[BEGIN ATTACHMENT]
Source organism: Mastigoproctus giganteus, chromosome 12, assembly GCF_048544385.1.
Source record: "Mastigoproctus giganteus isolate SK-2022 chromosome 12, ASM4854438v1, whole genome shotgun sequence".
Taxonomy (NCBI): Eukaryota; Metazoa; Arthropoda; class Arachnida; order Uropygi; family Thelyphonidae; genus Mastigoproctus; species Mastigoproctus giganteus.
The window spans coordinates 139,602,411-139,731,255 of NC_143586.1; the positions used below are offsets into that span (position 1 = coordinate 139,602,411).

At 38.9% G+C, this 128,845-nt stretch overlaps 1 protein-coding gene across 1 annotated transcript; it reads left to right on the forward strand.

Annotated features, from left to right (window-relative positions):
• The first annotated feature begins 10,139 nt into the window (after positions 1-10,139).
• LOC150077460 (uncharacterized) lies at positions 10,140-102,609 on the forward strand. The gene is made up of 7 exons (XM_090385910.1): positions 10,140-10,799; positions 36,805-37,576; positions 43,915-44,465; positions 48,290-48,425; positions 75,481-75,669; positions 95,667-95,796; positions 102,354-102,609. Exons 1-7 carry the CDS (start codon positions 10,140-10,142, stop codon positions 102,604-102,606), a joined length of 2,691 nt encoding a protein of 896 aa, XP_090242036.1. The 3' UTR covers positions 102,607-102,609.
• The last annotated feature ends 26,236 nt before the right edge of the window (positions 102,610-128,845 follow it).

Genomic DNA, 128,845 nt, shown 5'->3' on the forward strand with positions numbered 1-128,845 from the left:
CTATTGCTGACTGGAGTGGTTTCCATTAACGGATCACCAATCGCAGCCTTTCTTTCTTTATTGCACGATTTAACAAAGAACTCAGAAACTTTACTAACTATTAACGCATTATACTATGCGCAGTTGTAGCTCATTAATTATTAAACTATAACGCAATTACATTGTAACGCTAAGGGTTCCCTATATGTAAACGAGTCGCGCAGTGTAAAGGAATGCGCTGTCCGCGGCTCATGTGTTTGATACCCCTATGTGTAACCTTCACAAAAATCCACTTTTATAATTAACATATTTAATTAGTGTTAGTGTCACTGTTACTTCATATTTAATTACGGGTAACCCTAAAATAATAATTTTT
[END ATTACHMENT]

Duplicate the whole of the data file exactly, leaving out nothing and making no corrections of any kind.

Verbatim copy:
Source organism: Mastigoproctus giganteus, chromosome 12, assembly GCF_048544385.1.
Source record: "Mastigoproctus giganteus isolate SK-2022 chromosome 12, ASM4854438v1, whole genome shotgun sequence".
Taxonomy (NCBI): Eukaryota; Metazoa; Arthropoda; class Arachnida; order Uropygi; family Thelyphonidae; genus Mastigoproctus; species Mastigoproctus giganteus.
The window spans coordinates 139,602,411-139,731,255 of NC_143586.1; the positions used below are offsets into that span (position 1 = coordinate 139,602,411).

At 38.9% G+C, this 128,845-nt stretch overlaps 1 protein-coding gene across 1 annotated transcript; it reads left to right on the forward strand.

Annotated features, from left to right (window-relative positions):
• The first annotated feature begins 10,139 nt into the window (after positions 1-10,139).
• LOC150077460 (uncharacterized) lies at positions 10,140-102,609 on the forward strand. The gene is made up of 7 exons (XM_090385910.1): positions 10,140-10,799; positions 36,805-37,576; positions 43,915-44,465; positions 48,290-48,425; positions 75,481-75,669; positions 95,667-95,796; positions 102,354-102,609. Exons 1-7 carry the CDS (start codon positions 10,140-10,142, stop codon positions 102,604-102,606), a joined length of 2,691 nt encoding a protein of 896 aa, XP_090242036.1. The 3' UTR covers positions 102,607-102,609.
• The last annotated feature ends 26,236 nt before the right edge of the window (positions 102,610-128,845 follow it).

Genomic DNA, 128,845 nt, shown 5'->3' on the forward strand with positions numbered 1-128,845 from the left:
CTATTGCTGACTGGAGTGGTTTCCATTAACGGATCACCAATCGCAGCCTTTCTTTCTTTATTGCACGATTTAACAAAGAACTCAGAAACTTTACTAACTATTAACGCATTATACTATGCGCAGTTGTAGCTCATTAATTATTAAACTATAACGCAATTACATTGTAACGCTAAGGGTTCCCTATATGTAAACGAGTCGCGCAGTGTAAAGGAATGCGCTGTCCGCGGCTCATGTGTTTGATACCCCTATGTGTAACCTTCACAAAAATCCACTTTTATAATTAACATATTTAATTAGTGTTAGTGTCACTGTTACTTCATATTTAATTACGGGTAACCCTAAAATAATAATTTTT